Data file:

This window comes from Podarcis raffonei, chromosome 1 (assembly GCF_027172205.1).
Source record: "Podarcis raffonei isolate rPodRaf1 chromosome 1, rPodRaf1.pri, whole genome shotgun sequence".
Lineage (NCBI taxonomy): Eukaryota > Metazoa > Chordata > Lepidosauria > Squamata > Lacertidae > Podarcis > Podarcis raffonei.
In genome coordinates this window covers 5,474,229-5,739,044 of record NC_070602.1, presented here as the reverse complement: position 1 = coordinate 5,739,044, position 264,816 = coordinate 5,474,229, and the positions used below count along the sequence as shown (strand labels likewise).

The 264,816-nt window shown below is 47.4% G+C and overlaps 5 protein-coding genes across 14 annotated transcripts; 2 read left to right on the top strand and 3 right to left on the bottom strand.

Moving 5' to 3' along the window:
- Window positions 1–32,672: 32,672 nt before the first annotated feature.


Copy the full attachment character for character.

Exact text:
This window comes from Podarcis raffonei, chromosome 1 (assembly GCF_027172205.1).
Source record: "Podarcis raffonei isolate rPodRaf1 chromosome 1, rPodRaf1.pri, whole genome shotgun sequence".
Lineage (NCBI taxonomy): Eukaryota > Metazoa > Chordata > Lepidosauria > Squamata > Lacertidae > Podarcis > Podarcis raffonei.
In genome coordinates this window covers 5,474,229-5,739,044 of record NC_070602.1, presented here as the reverse complement: position 1 = coordinate 5,739,044, position 264,816 = coordinate 5,474,229, and the positions used below count along the sequence as shown (strand labels likewise).

The 264,816-nt window shown below is 47.4% G+C and overlaps 5 protein-coding genes across 14 annotated transcripts; 2 read left to right on the top strand and 3 right to left on the bottom strand.

Moving 5' to 3' along the window:
- Window positions 1–32,672: 32,672 nt before the first annotated feature.